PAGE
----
I'll let you in on a little secret: I was leaning toward picking Mickelson to win the Open even before his triumph at Colonial, and I don't see how his latest success should do anything to make me think otherwise. As we've seen from Phil over the years, when he's hot, he's hot. I could see Sunday's win serving as a springboard to another major, just as his title in Atlanta two years ago led to his second Masters victory. Sure, some might discredit Mickelson at an Open venue because of his propensity to miss the short stuff off the tee, but long and strong is more in favor recently than the straight and narrow, as recent champs Angel Cabrera and Geoff Ogilvy fit the Mickelson mold, too.
I'm sure you are not forgetting that Tiger might have something to say about all of this, although nobody is quite ready to hand him the trophy like they were in January when he won at the Buick at Torrey Pines for the fourth straight year. He seemed automatic then. But we haven't seen him hit a golf ball since April 13 at the Masters, and who knows how his recovery from knee surgery is progressing?
Through the rumor mill, I've heard only good things about his progress and plan to find out more when I attend his press conference to promote the AT&T National on Tuesday. (Who knew that I'd actually see more of Woods there than you'll see of him at Muirfield Village?) But any pro-Mickelson sentiment doesn't have to be anti-Woods at the same time. We've been waiting close to a dozen years to see these two guys battle it out, head-to-head, down the stretch at a major championship. If it's ever going to happen, Torrey Pines sure seems like the ideal situation, doesn't it?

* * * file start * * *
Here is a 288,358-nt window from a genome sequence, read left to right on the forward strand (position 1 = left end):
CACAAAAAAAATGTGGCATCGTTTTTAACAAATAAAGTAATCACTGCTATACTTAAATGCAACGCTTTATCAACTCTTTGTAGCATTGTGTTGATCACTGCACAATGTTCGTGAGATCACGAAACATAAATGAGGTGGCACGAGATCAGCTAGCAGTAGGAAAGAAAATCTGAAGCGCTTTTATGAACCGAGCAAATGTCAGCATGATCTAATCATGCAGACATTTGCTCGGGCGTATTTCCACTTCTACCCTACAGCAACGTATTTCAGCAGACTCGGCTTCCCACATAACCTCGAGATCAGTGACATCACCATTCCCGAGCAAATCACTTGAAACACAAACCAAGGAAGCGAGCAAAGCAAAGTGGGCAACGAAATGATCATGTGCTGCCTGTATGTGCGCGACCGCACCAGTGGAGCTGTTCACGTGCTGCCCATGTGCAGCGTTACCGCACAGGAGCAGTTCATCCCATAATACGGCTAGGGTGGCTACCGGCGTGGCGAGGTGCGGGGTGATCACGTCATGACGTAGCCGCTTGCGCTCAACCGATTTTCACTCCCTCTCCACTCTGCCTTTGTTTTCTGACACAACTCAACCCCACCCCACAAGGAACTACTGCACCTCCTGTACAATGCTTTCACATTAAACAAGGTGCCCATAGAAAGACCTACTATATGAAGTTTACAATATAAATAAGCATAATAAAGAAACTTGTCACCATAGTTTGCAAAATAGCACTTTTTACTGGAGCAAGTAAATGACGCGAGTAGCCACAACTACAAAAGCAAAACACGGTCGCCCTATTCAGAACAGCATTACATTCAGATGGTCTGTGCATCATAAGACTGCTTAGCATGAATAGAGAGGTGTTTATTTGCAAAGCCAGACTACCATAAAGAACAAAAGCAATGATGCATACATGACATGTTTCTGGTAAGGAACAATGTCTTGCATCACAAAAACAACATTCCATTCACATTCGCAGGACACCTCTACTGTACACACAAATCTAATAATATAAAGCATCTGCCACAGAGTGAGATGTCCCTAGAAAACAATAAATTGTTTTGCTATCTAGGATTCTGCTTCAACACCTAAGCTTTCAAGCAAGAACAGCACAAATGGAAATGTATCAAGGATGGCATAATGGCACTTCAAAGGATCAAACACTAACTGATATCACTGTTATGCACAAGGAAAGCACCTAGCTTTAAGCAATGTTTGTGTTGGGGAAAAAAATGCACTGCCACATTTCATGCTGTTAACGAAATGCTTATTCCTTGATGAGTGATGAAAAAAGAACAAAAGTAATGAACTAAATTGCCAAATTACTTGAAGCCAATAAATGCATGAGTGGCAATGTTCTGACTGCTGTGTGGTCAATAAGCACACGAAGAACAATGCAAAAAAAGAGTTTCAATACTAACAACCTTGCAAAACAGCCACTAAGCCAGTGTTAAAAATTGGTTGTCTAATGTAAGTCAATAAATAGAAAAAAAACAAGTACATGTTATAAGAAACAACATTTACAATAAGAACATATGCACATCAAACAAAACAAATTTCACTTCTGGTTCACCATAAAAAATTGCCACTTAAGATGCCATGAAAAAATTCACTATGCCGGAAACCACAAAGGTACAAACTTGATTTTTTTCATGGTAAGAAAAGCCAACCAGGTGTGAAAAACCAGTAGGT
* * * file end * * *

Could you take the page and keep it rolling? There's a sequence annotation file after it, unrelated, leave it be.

It would be the perfect place. Both are natives of Southern California. Both have had an abundance of success at Torrey Pines. And they are clearly Nos. 1 and 2 in the world. Phil's win will only bolster his confidence. Tiger's knee injury takes away a bit of his can't-miss aura. But Tiger has come back strong from long layoffs before. If Woods is healthy, we might not ever have a better chance of seeing them go head-to-head in a major.
And with all of this anticipation, we should probably expect a final-round final pairing of ... Rod Pampling and Ryuji Imada. Or something like that. These things never seem to come to fruition when we most expect them, so let's not set our sights too high. And before we get to the Open, there's a big tourney this week at Jack's place. So, what are you most looking forward to at the Memorial?
The tournament is expected to have eight of the top 10 in the world, excluding Tiger and Adam Scott. Sergio Garcia is back for the first time since his Players win. Phil tries to gain more momentum toward the Open. Ernie Els comes back across the Atlantic after a surprising missed cut at his home course, Wentworth. It is not exactly a tune-up for the Open, which is just two weeks away. But it is sure to offer some insight into who might be rounding into form.
Then again, only two players in the 32-year history of the Memorial have pulled off the distinction of winning that event then following up with a U.S. Open victory -- Curtis Strange in 1988 and Woods in 2000. So maybe we shouldn't place too much stock in anything we "learn" this week.
Good point. A victory at Muirfield Village might not mean anything. But if Mickelson pulls off another magical finish, we might have to wonder.